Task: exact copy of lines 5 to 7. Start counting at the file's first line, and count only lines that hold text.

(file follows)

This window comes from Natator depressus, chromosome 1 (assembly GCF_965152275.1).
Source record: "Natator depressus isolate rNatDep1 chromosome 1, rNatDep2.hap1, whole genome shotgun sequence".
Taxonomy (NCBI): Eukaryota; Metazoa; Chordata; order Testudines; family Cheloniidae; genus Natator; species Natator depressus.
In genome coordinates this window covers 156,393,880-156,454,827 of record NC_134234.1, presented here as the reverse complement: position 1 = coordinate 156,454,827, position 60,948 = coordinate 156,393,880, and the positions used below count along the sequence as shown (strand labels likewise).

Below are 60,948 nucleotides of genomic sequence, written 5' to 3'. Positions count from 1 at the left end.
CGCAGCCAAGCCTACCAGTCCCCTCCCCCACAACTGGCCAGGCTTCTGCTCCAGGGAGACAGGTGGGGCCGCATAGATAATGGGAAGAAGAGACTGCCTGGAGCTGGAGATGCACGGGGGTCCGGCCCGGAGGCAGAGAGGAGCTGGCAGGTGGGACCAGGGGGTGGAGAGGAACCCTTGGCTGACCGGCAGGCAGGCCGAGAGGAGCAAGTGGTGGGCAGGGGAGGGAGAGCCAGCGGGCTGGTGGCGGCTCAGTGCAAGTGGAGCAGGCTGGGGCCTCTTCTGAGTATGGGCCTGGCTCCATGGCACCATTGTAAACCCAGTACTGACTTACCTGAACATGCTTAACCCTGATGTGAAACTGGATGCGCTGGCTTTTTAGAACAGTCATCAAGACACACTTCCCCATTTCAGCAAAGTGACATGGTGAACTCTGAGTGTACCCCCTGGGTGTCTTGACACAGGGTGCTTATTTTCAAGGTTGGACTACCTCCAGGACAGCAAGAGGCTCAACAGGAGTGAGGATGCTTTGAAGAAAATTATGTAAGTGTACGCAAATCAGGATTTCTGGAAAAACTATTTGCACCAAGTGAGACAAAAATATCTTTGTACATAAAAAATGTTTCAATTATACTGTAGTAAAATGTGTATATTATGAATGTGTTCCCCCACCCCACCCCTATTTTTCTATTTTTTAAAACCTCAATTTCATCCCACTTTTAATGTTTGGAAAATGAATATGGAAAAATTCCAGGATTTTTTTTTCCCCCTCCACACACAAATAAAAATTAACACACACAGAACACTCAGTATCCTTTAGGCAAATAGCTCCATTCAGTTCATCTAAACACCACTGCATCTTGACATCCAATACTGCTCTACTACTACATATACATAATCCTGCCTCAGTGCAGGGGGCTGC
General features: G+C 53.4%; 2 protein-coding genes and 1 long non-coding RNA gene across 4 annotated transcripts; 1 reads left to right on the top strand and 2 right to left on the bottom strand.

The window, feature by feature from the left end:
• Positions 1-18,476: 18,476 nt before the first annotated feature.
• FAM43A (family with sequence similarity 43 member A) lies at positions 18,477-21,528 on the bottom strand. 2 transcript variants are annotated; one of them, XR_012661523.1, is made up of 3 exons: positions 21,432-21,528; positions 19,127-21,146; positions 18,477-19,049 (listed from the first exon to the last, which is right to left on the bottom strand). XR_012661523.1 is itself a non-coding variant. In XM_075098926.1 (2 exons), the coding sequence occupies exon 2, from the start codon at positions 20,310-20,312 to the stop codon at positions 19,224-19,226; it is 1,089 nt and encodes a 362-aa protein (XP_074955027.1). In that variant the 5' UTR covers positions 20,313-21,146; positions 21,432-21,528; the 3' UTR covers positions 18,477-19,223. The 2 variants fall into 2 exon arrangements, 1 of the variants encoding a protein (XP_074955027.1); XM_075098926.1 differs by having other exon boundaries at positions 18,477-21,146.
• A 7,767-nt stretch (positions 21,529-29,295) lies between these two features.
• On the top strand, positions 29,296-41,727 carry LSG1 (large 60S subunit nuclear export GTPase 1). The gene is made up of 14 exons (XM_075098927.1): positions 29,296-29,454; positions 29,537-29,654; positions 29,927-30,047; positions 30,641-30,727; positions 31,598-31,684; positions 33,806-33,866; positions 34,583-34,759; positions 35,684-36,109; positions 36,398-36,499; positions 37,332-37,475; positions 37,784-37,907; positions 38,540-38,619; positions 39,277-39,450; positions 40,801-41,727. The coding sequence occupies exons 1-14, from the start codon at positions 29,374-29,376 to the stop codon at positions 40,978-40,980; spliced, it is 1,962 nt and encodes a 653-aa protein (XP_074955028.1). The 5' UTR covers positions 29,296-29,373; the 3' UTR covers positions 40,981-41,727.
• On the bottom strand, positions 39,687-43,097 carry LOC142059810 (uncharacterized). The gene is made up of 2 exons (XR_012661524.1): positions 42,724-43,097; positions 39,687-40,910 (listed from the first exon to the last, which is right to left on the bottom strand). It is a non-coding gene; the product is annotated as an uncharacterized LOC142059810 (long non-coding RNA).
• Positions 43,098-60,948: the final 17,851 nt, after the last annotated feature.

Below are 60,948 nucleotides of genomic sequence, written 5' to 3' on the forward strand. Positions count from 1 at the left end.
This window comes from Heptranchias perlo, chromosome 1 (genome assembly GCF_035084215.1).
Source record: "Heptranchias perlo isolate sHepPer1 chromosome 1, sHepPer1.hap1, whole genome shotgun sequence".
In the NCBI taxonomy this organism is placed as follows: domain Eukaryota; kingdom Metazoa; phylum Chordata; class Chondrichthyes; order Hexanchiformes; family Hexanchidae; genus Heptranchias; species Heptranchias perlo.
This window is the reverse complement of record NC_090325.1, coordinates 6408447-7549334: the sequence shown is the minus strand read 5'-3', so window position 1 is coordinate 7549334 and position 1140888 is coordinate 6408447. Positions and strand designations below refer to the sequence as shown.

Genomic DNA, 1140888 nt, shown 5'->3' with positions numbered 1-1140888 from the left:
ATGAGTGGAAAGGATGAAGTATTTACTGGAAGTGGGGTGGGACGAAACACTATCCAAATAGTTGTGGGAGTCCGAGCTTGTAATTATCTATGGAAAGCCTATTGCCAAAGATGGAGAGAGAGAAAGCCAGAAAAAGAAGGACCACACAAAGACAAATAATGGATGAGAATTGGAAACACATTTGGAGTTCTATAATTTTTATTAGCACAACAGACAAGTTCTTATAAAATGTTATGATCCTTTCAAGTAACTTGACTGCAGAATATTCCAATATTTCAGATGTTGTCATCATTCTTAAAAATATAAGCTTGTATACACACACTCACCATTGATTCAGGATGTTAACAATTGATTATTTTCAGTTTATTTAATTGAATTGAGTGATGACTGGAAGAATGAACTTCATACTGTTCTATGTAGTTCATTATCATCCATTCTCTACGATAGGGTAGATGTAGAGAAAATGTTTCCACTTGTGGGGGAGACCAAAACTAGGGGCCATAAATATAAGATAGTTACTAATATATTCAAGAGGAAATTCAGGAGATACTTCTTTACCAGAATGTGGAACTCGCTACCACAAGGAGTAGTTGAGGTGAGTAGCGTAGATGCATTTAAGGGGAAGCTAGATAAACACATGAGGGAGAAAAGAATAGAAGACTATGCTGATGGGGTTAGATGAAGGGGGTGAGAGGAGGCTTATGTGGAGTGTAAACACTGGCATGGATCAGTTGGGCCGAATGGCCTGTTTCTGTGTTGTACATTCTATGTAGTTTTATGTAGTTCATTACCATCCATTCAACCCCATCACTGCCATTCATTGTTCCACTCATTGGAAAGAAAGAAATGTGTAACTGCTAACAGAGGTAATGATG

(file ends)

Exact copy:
Below are 60,948 nucleotides of genomic sequence, written 5' to 3'. Positions count from 1 at the left end.
CGCAGCCAAGCCTACCAGTCCCCTCCCCCACAACTGGCCAGGCTTCTGCTCCAGGGAGACAGGTGGGGCCGCATAGATAATGGGAAGAAGAGACTGCCTGGAGCTGGAGATGCACGGGGGTCCGGCCCGGAGGCAGAGAGGAGCTGGCAGGTGGGACCAGGGGGTGGAGAGGAACCCTTGGCTGACCGGCAGGCAGGCCGAGAGGAGCAAGTGGTGGGCAGGGGAGGGAGAGCCAGCGGGCTGGTGGCGGCTCAGTGCAAGTGGAGCAGGCTGGGGCCTCTTCTGAGTATGGGCCTGGCTCCATGGCACCATTGTAAACCCAGTACTGACTTACCTGAACATGCTTAACCCTGATGTGAAACTGGATGCGCTGGCTTTTTAGAACAGTCATCAAGACACACTTCCCCATTTCAGCAAAGTGACATGGTGAACTCTGAGTGTACCCCCTGGGTGTCTTGACACAGGGTGCTTATTTTCAAGGTTGGACTACCTCCAGGACAGCAAGAGGCTCAACAGGAGTGAGGATGCTTTGAAGAAAATTATGTAAGTGTACGCAAATCAGGATTTCTGGAAAAACTATTTGCACCAAGTGAGACAAAAATATCTTTGTACATAAAAAATGTTTCAATTATACTGTAGTAAAATGTGTATATTATGAATGTGTTCCCCCACCCCACCCCTATTTTTCTATTTTTTAAAACCTCAATTTCATCCCACTTTTAATGTTTGGAAAATGAATATGGAAAAATTCCAGGATTTTTTTTTCCCCCTCCACACACAAATAAAAATTAACACACACAGAACACTCAGTATCCTTTAGGCAAATAGCTCCATTCAGTTCATCTAAACACCACTGCATCTTGACATCCAATACTGCTCTACTACTACATATACATAATCCTGCCTCAGTGCAGGGGGCTGC
General features: G+C 53.4%; 2 protein-coding genes and 1 long non-coding RNA gene across 4 annotated transcripts; 1 reads left to right on the top strand and 2 right to left on the bottom strand.